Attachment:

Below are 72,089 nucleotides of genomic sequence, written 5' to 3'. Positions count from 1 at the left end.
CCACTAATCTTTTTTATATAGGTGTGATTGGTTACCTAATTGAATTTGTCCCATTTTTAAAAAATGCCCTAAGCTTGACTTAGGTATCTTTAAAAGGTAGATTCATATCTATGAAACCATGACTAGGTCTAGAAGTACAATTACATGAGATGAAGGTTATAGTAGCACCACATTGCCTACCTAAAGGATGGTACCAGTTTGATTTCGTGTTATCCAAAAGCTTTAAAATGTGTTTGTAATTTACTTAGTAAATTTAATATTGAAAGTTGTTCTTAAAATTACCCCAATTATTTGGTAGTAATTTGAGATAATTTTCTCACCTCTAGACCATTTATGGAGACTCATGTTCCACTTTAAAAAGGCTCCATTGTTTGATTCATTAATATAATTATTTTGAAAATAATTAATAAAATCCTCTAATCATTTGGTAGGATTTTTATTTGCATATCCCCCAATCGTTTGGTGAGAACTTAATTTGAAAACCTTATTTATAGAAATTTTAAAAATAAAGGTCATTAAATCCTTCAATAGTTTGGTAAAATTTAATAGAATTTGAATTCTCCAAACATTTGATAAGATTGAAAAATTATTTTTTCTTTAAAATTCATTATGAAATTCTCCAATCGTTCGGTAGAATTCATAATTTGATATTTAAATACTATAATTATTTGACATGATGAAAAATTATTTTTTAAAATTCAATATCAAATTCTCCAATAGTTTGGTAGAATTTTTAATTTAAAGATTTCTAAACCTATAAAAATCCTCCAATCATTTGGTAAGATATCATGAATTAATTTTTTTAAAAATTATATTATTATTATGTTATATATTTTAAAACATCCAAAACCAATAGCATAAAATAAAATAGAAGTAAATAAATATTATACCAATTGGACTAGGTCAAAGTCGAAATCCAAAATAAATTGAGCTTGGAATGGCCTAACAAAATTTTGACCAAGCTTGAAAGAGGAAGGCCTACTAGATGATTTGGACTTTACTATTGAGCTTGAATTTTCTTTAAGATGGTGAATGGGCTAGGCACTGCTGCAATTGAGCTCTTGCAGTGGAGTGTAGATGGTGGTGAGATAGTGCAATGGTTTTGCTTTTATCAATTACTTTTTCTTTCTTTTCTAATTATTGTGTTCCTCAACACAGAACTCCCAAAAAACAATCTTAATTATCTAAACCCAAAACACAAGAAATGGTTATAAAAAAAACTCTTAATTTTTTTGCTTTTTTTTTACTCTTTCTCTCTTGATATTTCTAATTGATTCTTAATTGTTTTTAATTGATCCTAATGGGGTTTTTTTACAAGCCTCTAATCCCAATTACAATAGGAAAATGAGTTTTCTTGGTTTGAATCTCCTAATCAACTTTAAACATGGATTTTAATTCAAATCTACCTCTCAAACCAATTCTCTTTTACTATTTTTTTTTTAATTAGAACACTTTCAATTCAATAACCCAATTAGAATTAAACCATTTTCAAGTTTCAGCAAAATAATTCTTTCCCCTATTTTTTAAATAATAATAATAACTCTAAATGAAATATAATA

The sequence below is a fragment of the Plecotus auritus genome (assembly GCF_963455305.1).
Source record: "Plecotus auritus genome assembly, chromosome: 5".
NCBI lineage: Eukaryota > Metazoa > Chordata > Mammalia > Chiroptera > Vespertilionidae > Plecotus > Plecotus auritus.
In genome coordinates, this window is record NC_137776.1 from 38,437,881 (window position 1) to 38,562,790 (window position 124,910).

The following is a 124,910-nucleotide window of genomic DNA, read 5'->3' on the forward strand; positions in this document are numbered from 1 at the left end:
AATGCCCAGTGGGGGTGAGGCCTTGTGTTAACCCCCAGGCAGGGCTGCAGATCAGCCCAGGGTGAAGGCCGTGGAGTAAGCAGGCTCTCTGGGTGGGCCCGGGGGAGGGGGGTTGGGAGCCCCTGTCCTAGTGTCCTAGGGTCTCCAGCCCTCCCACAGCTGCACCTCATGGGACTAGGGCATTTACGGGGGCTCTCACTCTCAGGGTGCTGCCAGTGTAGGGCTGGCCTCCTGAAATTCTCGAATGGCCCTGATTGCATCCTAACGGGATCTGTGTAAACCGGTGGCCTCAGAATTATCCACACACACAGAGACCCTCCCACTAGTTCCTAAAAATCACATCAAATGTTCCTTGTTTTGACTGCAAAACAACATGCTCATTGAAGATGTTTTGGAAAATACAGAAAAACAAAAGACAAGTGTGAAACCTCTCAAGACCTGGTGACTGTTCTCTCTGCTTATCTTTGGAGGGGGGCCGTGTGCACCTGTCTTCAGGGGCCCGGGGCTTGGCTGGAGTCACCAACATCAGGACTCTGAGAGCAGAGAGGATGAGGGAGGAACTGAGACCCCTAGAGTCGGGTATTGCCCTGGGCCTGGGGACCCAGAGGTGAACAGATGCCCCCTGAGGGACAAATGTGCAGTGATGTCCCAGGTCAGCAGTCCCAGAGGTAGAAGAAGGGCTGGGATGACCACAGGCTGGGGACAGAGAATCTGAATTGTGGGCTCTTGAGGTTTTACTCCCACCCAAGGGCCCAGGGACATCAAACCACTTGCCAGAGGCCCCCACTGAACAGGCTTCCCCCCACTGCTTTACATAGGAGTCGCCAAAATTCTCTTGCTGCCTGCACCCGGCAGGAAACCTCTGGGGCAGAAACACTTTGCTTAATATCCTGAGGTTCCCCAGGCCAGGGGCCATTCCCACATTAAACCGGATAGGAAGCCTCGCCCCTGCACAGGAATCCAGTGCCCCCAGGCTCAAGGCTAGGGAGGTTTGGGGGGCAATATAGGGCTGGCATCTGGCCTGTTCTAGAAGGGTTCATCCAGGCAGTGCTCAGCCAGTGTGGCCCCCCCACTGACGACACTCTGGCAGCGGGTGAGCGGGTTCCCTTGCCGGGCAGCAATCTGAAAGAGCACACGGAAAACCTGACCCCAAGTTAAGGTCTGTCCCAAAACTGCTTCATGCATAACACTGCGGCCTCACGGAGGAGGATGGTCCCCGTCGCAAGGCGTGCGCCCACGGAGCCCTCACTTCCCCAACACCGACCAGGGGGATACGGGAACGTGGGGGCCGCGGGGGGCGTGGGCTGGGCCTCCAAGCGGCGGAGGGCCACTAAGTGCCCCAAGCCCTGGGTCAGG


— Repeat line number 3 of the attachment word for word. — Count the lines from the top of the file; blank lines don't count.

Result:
The sequence below is a fragment of the Plecotus auritus genome (assembly GCF_963455305.1).